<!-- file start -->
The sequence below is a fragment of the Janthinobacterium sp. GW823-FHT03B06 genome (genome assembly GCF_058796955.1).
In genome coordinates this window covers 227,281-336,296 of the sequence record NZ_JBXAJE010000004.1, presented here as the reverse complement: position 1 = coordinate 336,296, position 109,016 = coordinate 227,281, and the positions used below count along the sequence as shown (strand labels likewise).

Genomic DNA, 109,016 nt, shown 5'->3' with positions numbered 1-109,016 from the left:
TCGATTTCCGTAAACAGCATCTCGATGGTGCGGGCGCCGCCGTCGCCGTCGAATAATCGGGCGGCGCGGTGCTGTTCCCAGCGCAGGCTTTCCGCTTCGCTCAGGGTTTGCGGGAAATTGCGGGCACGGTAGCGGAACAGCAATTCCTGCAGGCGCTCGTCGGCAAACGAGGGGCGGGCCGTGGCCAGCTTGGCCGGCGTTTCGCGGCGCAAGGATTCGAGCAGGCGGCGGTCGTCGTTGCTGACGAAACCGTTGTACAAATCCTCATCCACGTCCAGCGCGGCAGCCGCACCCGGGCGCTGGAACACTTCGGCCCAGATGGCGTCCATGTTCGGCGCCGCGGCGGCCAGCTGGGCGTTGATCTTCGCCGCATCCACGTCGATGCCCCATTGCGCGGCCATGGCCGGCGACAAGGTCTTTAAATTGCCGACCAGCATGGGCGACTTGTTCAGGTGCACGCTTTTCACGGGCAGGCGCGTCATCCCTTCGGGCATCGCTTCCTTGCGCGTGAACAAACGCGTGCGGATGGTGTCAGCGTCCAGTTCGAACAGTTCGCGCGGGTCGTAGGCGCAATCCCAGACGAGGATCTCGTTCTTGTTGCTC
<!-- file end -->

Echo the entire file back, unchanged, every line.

The sequence below is a fragment of the Janthinobacterium sp. GW823-FHT03B06 genome (genome assembly GCF_058796955.1).
In genome coordinates this window covers 227,281-336,296 of the sequence record NZ_JBXAJE010000004.1, presented here as the reverse complement: position 1 = coordinate 336,296, position 109,016 = coordinate 227,281, and the positions used below count along the sequence as shown (strand labels likewise).

Genomic DNA, 109,016 nt, shown 5'->3' with positions numbered 1-109,016 from the left:
TCGATTTCCGTAAACAGCATCTCGATGGTGCGGGCGCCGCCGTCGCCGTCGAATAATCGGGCGGCGCGGTGCTGTTCCCAGCGCAGGCTTTCCGCTTCGCTCAGGGTTTGCGGGAAATTGCGGGCACGGTAGCGGAACAGCAATTCCTGCAGGCGCTCGTCGGCAAACGAGGGGCGGGCCGTGGCCAGCTTGGCCGGCGTTTCGCGGCGCAAGGATTCGAGCAGGCGGCGGTCGTCGTTGCTGACGAAACCGTTGTACAAATCCTCATCCACGTCCAGCGCGGCAGCCGCACCCGGGCGCTGGAACACTTCGGCCCAGATGGCGTCCATGTTCGGCGCCGCGGCGGCCAGCTGGGCGTTGATCTTCGCCGCATCCACGTCGATGCCCCATTGCGCGGCCATGGCCGGCGACAAGGTCTTTAAATTGCCGACCAGCATGGGCGACTTGTTCAGGTGCACGCTTTTCACGGGCAGGCGCGTCATCCCTTCGGGCATCGCTTCCTTGCGCGTGAACAAACGCGTGCGGATGGTGTCAGCGTCCAGTTCGAACAGTTCGCGCGGGTCGTAGGCGCAATCCCAGACGAGGATCTCGTTCTTGTTGCTC